Above: Stellaris’ apparent answer to giant mutant spiders: angry eyeball monsters.

Image Credit: Paradox Interactive

Combat seems optional and uninspired

As noted above, Stellaris’s combat looks amazing. I sometimes attacked other races just for the fun of seeing all those little ships in action. But that might be part of the problem: In order to see combat, I frequently had to be the one initiating it.

It might be that the Normal difficulty needs to be tuned up (or changed to Peaceful or Easy instead, perhaps) to make other races more hostile. Right now, difficulty settings give aliens bonuses to research and economy and make them less likely to ally with you — not, apparently, more likely to attack.

Hey, I’m not that bloodthirsty. I just like a little more “eXterminate” in my space strategy, if you know what I mean. And it would be nice, if I wanted to win by conquering everyone, if sometimes they hit first.


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Once combat actually gets underway, I would appreciate more control. Ground battles grind out via auto-combat by default, and even in space battles, my ability to use actual strategy to protect and flank and distract felt limited, at least with default controls. But the fighting still satisfied, so again, this complaint felt minor.


Above: Then again, one of your sectors could helpfully develop factions and break off to become independent and in need of attacking. You can always hope.

Image Credit: Paradox Interactive

Real-time integration sometimes stuttered — as did the game

Most games like Stellaris choose to make the action turn-based for a reason. Grand strategy typically requires grand thought, and it’s difficult to do that effectively while your ships stream toward a destination. The “strategy” in real-time strategy games tends to be more limited, centering around a particular attack rather than the overarching goals of the game.

Stellaris has just two goals: control more than 40 percent of your universe, or conquer all alien races, which also felt a bit oddly limiting.

For the most part, the real-time nature of Stellaris worked well, but sometimes I would have appreciated the opportunity to have regular pauses in which to evaluate and consider. And heaven help you if you forgot and walked away while it was running after accidentally unpausing. I did that twice, both with games in the early stages, and both times had to abandon ship.

Stellaris also suffered from a few very minor technical issues. Performance during huge space battles slowed, and occasional bugs made me lift an eyebrow — but nothing seriously affected the gameplay.


Above: Difficulty options don’t offer too many knobs to turn. “Ironman mode” disables custom saves, using a single autosave as you go so you can’t turn back.

Image Credit: Heather Newman

Tech integration depends too much on RNG

When I started playing Stellaris, the research and technology system delighted me. Instead of a tree, it presented three options of what to choose next, giving me random progression as the game moved on. It made each game feel unique, and I appreciated the random “epic” tech that popped up, its welcome purple design inviting me to snatch it up.

You also have three types of tech to explore simultaneously in Stellaris: physics, society and engineering. That, too, felt like a lot of fun. You didn’t have to choose which direction to take your race; you could learn everything at once.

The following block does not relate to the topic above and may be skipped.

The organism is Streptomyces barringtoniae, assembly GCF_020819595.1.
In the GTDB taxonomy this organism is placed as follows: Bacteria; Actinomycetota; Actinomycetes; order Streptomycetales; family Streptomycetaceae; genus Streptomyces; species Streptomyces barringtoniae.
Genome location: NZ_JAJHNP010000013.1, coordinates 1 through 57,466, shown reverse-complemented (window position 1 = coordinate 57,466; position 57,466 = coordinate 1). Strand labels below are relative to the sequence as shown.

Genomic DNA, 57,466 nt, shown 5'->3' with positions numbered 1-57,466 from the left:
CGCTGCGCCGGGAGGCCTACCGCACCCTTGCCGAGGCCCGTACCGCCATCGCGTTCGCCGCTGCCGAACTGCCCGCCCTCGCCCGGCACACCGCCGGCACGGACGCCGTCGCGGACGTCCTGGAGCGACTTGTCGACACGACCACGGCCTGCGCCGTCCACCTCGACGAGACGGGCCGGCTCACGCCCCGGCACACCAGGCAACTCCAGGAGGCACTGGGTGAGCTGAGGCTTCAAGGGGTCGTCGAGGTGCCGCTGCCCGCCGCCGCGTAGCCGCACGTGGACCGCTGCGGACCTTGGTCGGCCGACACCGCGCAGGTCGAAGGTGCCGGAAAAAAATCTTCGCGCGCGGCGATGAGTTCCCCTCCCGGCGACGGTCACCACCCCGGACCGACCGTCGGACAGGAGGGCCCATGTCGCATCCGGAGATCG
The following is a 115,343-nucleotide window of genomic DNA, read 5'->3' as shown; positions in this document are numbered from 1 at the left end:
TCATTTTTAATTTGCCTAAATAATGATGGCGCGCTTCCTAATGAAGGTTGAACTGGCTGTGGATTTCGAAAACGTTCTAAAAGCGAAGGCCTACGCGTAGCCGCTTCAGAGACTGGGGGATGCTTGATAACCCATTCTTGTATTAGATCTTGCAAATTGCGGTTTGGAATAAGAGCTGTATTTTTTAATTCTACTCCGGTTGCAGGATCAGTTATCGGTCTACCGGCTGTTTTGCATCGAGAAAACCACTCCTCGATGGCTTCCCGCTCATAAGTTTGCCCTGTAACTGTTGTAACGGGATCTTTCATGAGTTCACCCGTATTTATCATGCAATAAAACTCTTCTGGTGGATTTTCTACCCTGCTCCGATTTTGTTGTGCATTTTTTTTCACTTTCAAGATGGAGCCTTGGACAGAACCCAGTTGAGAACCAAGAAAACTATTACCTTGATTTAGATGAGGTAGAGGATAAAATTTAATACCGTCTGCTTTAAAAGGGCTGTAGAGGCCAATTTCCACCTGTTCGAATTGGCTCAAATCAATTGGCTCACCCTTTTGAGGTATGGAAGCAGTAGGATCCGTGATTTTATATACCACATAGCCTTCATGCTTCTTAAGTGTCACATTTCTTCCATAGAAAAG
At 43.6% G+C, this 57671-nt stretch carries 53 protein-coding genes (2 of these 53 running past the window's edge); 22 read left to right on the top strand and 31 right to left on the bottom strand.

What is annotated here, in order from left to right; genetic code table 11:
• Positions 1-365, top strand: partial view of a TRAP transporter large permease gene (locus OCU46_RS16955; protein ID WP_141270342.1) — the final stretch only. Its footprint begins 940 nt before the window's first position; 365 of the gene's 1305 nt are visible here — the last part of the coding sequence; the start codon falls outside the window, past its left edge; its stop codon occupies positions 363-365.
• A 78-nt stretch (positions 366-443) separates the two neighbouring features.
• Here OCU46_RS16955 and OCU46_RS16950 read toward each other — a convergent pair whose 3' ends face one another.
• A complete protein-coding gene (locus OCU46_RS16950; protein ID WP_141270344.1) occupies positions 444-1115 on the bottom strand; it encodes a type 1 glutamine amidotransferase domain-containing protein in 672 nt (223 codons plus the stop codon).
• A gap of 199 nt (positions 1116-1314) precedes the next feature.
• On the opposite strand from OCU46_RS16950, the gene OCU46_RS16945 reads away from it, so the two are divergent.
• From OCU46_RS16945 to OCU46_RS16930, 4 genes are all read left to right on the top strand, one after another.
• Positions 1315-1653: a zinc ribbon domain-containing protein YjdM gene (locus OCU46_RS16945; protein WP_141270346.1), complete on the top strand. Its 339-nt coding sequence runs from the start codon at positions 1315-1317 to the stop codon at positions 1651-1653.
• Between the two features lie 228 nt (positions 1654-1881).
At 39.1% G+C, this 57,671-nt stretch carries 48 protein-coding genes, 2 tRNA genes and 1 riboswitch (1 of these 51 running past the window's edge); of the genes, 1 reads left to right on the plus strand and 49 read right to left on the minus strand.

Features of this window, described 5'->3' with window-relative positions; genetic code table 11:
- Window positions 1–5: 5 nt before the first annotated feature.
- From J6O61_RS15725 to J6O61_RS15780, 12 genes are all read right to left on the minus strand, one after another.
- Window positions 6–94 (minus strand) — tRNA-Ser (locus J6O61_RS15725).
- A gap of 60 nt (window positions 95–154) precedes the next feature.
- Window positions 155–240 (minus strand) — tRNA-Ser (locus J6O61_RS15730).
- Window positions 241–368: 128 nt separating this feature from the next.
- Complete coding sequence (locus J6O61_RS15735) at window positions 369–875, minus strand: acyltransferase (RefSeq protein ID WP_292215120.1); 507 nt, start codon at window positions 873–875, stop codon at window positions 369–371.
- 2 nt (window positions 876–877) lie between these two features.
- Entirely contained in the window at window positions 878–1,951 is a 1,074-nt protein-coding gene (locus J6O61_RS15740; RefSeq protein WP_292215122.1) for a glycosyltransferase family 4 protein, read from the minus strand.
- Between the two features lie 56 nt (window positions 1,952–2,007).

But there were too many times when I neared the end of a shorter game and discovered that one facet or another of my research was vastly behind, in part due to bad RNG for drawing that tech’s advances in my random three options. Truly, you could play through some games without ever noticing the problem; but when it happened, it irritated me.


Above: Stellaris helpfully tells you that building sentient robots may not be the best idea. But no, you go ahead and build SkyNet. It’s fine.

Image Credit: Paradox Interactive

Conclusion (so far)

Based on single-player action alone, Stellaris takes a place among the best space-based strategy games on the market. Its combination of real-time action, 4X structure and grand strategy aspirations makes possibly the best mashup I’ve ever seen of those genres, and that’s saying something. Yes, I had some quibbles about the intermediate stages of the game, and yes, it made the occasional misstep in how much control it chose to give me.

But overall, Stellaris wows, not just with the gameplay, but in the tiny details that make it so freaking enjoyable to play. Kudos to Paradox for the overall design and feel of this game; it felt as if they put a team of user experience analysts on the case.

Given how strategy games tend to evolve as they move along, I’m looking forward to expansions — or mods, which have some incredible possibilities here — that resolve some of my issues and add some extra victory conditions. But even without them, Stellaris puts the galaxy in your hands in a way that every once in a while feels magical.

Again, I’ll be updating this review after having had the chance to give multiplayer a good test.

Stellaris won’t expand strategy to a mass audience; while more accessible, it won’t appeal to people who like building things in reality rather than in concept. But if you’re like me, on the fence between 4X and grand strategy titles, you’ll enjoy the heck out of the single-player campaign.

Score: TBD 

Stellaris is out now for PC and Mac. The publisher provided GamesBeat with a Steam code for the purposes of this review.

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